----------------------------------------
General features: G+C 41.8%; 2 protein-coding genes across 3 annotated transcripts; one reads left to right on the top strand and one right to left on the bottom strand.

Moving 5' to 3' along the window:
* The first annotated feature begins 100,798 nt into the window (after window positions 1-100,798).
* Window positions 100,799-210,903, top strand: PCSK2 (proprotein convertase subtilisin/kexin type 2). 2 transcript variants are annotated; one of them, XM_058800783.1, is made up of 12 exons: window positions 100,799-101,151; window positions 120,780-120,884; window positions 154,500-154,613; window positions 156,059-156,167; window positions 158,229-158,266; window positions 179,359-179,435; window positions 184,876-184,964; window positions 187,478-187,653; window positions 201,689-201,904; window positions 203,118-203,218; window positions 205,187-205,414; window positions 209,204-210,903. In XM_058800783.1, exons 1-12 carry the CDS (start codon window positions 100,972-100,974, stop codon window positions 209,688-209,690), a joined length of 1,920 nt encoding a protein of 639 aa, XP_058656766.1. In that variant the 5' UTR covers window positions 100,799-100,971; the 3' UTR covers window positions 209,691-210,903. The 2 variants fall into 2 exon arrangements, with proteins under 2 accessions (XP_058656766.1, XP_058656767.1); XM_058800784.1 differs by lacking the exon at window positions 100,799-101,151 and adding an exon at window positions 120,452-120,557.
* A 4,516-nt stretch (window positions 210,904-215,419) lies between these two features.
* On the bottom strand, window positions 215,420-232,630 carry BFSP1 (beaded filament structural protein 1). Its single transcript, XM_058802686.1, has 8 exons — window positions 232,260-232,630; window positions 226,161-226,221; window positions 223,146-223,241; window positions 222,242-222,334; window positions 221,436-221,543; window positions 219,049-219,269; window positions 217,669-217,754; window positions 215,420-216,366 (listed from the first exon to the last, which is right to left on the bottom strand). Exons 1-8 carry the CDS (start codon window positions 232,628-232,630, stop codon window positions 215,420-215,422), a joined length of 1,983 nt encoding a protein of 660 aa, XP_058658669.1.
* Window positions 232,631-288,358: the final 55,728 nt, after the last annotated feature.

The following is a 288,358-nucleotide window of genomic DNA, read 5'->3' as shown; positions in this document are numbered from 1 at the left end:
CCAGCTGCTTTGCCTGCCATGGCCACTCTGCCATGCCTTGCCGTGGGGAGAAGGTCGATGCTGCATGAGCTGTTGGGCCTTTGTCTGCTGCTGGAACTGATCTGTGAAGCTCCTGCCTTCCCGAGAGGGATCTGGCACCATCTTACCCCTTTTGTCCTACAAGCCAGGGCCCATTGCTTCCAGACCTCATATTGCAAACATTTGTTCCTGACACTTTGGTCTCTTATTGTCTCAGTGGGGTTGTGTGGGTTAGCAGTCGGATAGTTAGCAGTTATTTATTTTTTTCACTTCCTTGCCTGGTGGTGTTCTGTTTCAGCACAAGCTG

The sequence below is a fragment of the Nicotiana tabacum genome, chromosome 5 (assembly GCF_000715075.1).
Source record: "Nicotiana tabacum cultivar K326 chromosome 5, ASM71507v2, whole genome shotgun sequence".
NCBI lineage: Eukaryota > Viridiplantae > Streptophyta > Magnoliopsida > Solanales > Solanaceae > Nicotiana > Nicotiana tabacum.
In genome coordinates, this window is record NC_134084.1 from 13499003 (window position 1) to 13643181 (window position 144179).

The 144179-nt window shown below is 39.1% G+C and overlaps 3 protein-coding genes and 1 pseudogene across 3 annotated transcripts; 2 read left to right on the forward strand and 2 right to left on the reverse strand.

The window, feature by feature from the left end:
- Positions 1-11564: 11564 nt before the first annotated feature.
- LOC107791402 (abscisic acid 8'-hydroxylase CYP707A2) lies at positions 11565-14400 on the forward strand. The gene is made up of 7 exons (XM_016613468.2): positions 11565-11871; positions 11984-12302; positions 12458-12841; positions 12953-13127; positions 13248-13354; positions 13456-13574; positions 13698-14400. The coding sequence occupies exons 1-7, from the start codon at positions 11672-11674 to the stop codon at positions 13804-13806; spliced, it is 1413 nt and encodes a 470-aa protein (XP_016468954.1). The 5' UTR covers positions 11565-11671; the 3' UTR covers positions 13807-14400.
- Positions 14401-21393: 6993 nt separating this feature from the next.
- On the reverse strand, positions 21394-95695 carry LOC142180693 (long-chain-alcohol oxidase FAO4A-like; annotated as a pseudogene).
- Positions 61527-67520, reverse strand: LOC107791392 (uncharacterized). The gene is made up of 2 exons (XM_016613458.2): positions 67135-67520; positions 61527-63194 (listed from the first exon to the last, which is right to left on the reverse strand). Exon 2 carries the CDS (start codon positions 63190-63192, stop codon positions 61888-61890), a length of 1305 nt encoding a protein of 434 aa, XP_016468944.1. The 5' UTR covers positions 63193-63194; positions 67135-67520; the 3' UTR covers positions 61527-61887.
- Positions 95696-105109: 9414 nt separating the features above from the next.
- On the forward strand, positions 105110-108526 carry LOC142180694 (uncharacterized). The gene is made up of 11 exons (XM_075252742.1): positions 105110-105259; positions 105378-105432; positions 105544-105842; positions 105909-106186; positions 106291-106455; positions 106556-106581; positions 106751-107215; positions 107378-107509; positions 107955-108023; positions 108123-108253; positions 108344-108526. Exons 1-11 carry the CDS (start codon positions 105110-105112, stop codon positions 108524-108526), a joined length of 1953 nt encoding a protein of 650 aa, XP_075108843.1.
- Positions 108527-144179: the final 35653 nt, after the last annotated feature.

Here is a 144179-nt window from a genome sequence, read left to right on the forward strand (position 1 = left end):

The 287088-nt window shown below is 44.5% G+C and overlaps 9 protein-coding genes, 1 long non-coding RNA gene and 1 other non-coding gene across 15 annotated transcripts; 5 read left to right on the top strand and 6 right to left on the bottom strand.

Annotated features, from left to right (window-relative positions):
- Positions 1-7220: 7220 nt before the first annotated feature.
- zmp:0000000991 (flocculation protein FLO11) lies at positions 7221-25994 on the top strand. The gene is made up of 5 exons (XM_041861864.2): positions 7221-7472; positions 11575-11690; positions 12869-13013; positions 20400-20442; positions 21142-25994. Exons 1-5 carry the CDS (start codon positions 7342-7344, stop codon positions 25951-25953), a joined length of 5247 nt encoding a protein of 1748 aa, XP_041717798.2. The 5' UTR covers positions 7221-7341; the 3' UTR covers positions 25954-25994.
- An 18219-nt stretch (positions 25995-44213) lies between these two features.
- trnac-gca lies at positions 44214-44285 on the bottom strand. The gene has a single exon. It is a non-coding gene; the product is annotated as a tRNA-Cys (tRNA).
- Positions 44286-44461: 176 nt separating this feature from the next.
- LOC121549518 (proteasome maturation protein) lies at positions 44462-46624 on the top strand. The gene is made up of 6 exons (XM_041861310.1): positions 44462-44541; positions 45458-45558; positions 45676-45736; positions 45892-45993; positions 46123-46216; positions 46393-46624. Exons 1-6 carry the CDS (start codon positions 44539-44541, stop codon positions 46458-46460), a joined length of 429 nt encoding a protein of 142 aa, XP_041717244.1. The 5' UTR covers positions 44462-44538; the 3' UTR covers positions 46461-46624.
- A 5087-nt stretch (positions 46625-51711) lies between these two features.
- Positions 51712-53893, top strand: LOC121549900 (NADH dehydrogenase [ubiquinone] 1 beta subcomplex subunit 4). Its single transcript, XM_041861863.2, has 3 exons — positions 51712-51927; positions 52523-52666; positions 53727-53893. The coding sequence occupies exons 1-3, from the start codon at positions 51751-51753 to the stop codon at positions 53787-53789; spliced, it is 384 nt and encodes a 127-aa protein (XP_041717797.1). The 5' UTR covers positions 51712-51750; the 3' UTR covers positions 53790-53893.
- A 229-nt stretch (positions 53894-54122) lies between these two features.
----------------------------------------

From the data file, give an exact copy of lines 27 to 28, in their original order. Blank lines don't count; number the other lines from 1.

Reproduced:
- Positions 1-7220: 7220 nt before the first annotated feature.
- zmp:0000000991 (flocculation protein FLO11) lies at positions 7221-25994 on the top strand. The gene is made up of 5 exons (XM_041861864.2): positions 7221-7472; positions 11575-11690; positions 12869-13013; positions 20400-20442; positions 21142-25994. Exons 1-5 carry the CDS (start codon positions 7342-7344, stop codon positions 25951-25953), a joined length of 5247 nt encoding a protein of 1748 aa, XP_041717798.2. The 5' UTR covers positions 7221-7341; the 3' UTR covers positions 25954-25994.